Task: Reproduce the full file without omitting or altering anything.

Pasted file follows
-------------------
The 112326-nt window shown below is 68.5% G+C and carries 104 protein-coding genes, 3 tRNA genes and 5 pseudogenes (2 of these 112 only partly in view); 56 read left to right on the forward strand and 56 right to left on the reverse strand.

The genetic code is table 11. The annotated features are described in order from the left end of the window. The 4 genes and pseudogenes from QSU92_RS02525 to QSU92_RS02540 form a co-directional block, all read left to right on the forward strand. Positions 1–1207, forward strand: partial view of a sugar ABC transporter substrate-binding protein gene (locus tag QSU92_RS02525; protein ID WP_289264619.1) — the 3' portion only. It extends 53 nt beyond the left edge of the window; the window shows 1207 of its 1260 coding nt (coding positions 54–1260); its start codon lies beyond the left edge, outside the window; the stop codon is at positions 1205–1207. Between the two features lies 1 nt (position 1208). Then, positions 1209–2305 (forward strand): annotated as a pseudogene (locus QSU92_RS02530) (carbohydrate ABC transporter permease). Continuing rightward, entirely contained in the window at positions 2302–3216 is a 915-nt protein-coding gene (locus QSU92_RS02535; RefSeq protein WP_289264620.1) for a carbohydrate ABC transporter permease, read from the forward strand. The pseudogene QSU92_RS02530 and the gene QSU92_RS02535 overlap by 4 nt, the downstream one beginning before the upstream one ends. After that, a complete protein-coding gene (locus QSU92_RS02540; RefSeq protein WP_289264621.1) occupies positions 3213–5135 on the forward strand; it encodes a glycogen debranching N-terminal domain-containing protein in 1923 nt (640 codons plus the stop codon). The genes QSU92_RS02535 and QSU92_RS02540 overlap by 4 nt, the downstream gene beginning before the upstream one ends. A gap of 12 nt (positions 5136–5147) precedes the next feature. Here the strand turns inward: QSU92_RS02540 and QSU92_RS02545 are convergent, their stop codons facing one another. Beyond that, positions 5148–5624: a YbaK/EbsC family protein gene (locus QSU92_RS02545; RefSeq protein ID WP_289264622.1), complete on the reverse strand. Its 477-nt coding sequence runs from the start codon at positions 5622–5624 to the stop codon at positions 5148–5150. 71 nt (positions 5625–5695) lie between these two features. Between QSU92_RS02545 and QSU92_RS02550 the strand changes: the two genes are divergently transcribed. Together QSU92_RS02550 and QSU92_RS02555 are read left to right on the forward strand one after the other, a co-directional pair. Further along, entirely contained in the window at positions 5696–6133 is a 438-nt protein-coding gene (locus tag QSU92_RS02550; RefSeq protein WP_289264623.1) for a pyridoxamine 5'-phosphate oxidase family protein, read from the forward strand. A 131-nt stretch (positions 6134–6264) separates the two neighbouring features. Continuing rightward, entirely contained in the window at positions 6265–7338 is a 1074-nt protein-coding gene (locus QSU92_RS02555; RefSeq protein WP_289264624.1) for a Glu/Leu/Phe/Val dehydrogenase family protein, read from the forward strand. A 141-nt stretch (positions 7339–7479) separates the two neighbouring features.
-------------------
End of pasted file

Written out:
The 112326-nt window shown below is 68.5% G+C and carries 104 protein-coding genes, 3 tRNA genes and 5 pseudogenes (2 of these 112 only partly in view); 56 read left to right on the forward strand and 56 right to left on the reverse strand.

The genetic code is table 11. The annotated features are described in order from the left end of the window. The 4 genes and pseudogenes from QSU92_RS02525 to QSU92_RS02540 form a co-directional block, all read left to right on the forward strand. Positions 1–1207, forward strand: partial view of a sugar ABC transporter substrate-binding protein gene (locus tag QSU92_RS02525; protein ID WP_289264619.1) — the 3' portion only. It extends 53 nt beyond the left edge of the window; the window shows 1207 of its 1260 coding nt (coding positions 54–1260); its start codon lies beyond the left edge, outside the window; the stop codon is at positions 1205–1207. Between the two features lies 1 nt (position 1208). Then, positions 1209–2305 (forward strand): annotated as a pseudogene (locus QSU92_RS02530) (carbohydrate ABC transporter permease). Continuing rightward, entirely contained in the window at positions 2302–3216 is a 915-nt protein-coding gene (locus QSU92_RS02535; RefSeq protein WP_289264620.1) for a carbohydrate ABC transporter permease, read from the forward strand. The pseudogene QSU92_RS02530 and the gene QSU92_RS02535 overlap by 4 nt, the downstream one beginning before the upstream one ends. After that, a complete protein-coding gene (locus QSU92_RS02540; RefSeq protein WP_289264621.1) occupies positions 3213–5135 on the forward strand; it encodes a glycogen debranching N-terminal domain-containing protein in 1923 nt (640 codons plus the stop codon). The genes QSU92_RS02535 and QSU92_RS02540 overlap by 4 nt, the downstream gene beginning before the upstream one ends. A gap of 12 nt (positions 5136–5147) precedes the next feature. Here the strand turns inward: QSU92_RS02540 and QSU92_RS02545 are convergent, their stop codons facing one another. Beyond that, positions 5148–5624: a YbaK/EbsC family protein gene (locus QSU92_RS02545; RefSeq protein ID WP_289264622.1), complete on the reverse strand. Its 477-nt coding sequence runs from the start codon at positions 5622–5624 to the stop codon at positions 5148–5150. 71 nt (positions 5625–5695) lie between these two features. Between QSU92_RS02545 and QSU92_RS02550 the strand changes: the two genes are divergently transcribed. Together QSU92_RS02550 and QSU92_RS02555 are read left to right on the forward strand one after the other, a co-directional pair. Further along, entirely contained in the window at positions 5696–6133 is a 438-nt protein-coding gene (locus tag QSU92_RS02550; RefSeq protein WP_289264623.1) for a pyridoxamine 5'-phosphate oxidase family protein, read from the forward strand. A 131-nt stretch (positions 6134–6264) separates the two neighbouring features. Continuing rightward, entirely contained in the window at positions 6265–7338 is a 1074-nt protein-coding gene (locus QSU92_RS02555; RefSeq protein WP_289264624.1) for a Glu/Leu/Phe/Val dehydrogenase family protein, read from the forward strand. A 141-nt stretch (positions 7339–7479) separates the two neighbouring features.